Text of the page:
Strengths Finder 2.0 – Gallup

Strengths Finder 2.0 – Gallup

My Personal Strengths @dancourse

> 1 Strategic
> 2 Ideation
> 3 Relator
> 4 Includer
> 5 Significance

The book, Strengths Finder 2.0

We all like a good personality quiz, c’mon you’ve been tempted by a few Quizzes on your Facebook profile and Buzzfeed right? You hope they may reveal some insight and reflect some personal characteristics back at you whilst making you accept you may be more Hufflepuff than Gryffindor.

Well the Strengths Finder 2.0 by Gallup is a professional version of horoscopes / Buzzfeed questionaries for your working life. It offers you insight into your strengths, personality traits and supplies action plans.

The main drive for this “Strengths only approach” is the theory that your Effort multiplied by your Strengths will give you bigger gains than working tirelessly on your weaknesses for minimal gain.

Strengths X Effort = Maximum results

So ignore the weaknesses, multiply your talent and boss it.

I’ve done DISC profiles before with Inge, and I’ve had nearly a similar benefit from this. You get reaffirmation of your values back to you, but with this, it comes with dropping the baggage of your weaknesses and only aiming to take action on your Strengths.

The book, Strengths Finder 2.0

“Baking in” SCD tools to our staff’s daily appetite

Recently I started scratching the surface of SCD here at Warwick University by reading a couple of online resources. Then last week I planned to and meet some of the core team. The chats we had introduced some really interesting new discussions and concepts to me around change programmes.

SCD is a massive change programme here at Warwick University and it stands for Simplify, Collaborate and Deliver. It’s the concept that we can reduce waste on our tasks, work with each other and deliver change rather than just talking about it.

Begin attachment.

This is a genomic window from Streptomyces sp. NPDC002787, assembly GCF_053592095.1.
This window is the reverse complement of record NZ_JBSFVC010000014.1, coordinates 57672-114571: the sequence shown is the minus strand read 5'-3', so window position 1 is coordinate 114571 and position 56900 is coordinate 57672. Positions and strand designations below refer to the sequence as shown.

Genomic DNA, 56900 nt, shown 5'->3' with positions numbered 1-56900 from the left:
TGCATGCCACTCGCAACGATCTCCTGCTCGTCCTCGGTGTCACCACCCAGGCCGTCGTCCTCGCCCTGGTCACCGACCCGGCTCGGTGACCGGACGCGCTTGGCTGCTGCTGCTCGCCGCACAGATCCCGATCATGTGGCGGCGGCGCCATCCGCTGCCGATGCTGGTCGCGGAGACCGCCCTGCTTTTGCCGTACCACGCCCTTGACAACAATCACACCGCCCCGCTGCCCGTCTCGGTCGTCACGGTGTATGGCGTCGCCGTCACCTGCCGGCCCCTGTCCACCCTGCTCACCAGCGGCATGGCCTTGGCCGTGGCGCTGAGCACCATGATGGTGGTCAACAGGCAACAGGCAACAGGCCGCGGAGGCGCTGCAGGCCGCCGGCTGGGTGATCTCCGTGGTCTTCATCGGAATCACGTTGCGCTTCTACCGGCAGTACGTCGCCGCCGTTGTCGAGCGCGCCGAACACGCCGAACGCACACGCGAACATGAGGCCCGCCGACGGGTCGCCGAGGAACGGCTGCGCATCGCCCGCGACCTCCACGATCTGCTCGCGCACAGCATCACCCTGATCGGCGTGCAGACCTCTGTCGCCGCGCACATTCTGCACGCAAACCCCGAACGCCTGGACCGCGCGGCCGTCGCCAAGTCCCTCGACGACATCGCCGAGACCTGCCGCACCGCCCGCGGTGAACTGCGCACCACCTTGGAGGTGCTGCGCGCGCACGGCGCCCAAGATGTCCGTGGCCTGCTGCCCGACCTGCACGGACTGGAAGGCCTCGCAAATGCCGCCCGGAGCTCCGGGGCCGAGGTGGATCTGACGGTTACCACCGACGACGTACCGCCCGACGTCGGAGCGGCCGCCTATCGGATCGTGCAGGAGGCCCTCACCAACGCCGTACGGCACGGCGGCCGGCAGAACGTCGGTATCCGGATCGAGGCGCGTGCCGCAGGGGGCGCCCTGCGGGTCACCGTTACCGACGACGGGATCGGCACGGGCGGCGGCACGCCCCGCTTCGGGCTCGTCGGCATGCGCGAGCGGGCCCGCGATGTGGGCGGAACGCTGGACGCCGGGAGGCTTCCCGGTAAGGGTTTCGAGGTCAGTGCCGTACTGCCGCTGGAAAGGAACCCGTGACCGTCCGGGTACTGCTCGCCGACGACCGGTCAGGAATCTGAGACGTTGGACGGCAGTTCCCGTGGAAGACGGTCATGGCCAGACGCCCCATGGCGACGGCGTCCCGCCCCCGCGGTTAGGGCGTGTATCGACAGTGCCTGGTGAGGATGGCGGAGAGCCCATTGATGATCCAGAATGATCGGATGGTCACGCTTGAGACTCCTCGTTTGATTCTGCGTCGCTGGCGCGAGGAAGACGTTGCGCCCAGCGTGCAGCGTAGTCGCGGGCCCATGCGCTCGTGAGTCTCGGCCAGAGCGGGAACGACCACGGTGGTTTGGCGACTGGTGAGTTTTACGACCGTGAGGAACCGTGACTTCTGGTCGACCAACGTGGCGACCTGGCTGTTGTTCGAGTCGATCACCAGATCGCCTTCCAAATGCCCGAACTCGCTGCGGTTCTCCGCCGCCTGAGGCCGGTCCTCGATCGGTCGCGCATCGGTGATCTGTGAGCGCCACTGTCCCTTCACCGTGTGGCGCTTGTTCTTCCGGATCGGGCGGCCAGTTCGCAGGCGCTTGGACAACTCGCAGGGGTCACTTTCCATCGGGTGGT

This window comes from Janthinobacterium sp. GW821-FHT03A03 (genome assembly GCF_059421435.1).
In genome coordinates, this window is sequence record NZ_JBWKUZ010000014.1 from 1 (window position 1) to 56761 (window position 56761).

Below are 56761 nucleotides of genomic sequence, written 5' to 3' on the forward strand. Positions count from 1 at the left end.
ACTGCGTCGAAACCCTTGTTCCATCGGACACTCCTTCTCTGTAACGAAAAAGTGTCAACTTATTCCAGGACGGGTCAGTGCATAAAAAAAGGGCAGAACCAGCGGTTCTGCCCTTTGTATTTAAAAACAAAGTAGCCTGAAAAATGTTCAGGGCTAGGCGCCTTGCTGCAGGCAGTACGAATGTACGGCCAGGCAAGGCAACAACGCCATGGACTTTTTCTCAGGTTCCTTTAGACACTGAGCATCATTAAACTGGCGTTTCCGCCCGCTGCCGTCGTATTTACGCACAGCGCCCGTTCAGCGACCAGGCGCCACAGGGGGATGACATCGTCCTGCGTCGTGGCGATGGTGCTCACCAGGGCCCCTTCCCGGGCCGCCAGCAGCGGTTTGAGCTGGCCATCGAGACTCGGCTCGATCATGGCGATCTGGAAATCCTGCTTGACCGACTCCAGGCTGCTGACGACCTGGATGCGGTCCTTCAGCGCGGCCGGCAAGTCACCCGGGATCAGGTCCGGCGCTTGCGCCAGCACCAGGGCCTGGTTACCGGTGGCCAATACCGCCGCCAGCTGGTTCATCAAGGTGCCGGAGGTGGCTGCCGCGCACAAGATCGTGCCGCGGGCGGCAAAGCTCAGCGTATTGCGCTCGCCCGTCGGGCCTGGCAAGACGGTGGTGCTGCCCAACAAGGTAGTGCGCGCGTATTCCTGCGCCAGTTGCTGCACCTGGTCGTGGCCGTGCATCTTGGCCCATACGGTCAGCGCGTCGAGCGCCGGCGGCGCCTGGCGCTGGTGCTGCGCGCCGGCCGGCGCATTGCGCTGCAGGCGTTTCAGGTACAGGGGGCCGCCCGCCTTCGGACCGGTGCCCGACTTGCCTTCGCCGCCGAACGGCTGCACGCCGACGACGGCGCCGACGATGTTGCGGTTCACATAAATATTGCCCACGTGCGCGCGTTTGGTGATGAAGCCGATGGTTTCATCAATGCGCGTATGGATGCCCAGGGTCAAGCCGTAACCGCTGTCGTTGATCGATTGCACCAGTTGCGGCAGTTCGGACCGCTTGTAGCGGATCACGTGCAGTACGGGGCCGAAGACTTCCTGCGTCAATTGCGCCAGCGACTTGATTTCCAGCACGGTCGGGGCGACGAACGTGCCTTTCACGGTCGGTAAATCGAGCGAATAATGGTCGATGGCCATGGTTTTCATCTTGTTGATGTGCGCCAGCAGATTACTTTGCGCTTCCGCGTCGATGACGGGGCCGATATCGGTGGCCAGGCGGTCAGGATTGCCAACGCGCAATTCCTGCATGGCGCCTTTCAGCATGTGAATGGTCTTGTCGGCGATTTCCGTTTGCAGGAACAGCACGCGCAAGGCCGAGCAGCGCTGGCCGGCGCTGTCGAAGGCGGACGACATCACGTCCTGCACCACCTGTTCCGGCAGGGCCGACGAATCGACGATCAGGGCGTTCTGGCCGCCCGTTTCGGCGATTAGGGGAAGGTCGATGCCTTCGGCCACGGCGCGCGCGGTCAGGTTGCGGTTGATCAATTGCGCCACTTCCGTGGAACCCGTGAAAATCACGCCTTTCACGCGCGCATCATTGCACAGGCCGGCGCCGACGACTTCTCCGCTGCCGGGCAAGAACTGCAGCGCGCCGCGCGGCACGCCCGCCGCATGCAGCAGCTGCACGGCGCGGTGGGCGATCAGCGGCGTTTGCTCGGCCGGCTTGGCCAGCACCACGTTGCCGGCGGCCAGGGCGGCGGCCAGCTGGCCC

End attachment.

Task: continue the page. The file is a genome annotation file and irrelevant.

Here are some initial theories I’ve been knocking about in my head since that first chat and I wanted to ruminate and share them. Please bear in mind they are all TOTALLY un-tested and un-researched. For me this write up is more a process of going with the raw thoughts and seeing what rises up from it.

The thoughts are all based on, how do you “Bake in” SCD to peoples’ daily working lives? I’m sure this programme is going to be very successful. However, in my mind the questions which rose to the top were, how do you make change programme in any institution more than just being a whim for staff, some training imposed from above or worse… a new expensive fad which fades! How do you “bake it in” so that when ANY staff member has a work problem there’s something in the SCD toolkit to call upon as naturally as picking up their phone?

btw. “Baking in” is a term to describe that there’s no extra input needed, you’ve got access to it easily. You’ve baked in cranberries to that pie so you don’t need to add any separately. It’s just there, baked in.

Herd immunity

A well known medical term and practice for immunising a population against disease is Herd Immunity. The theory and practice is, you don’t have to immunise everyone, but at least a certain percentage of the population to prevent widespread pandemic… Obviously I don’t think the staff are herd, or that there’s a disease, but the point is that the population is resilient even if not everyone is immunised. Is there cross over in the theory here where if enough of the staff are trained in dealing with Waste and Change (SCD) that as a University we are resilient?

How would we know when we’ve hit that point or herd immunity status, what KPI’s and monitoring would you introduce to know we are “immune”.

Trickle down SCD

In the same way that “Trickle down economics” doesn’t work, how do we make sure this programme doesn’t fail from “Trickle-down change”? How do we inspire, support and sell grass-roots change?

Is there a way to create equality of access and interest in SCD so it’s “Four Legs Good, Two Legs baaaaaad”?

How can we make a culture where everyone feels the same responsibility and expectation of each other to practice and learn from it?

How can we make make sure we use people’s skill and enthusiasm across a spectrum of the Payroll Grading, the Departments and Skill sets?

Culture eats process for breakfast

It just does.

So why would most people here care about LEAN and SCD? A lot of people just want to get on with their job. Would purposefully identifying enthusiastic people lead other people change their culture?

Include it as a DPR requisite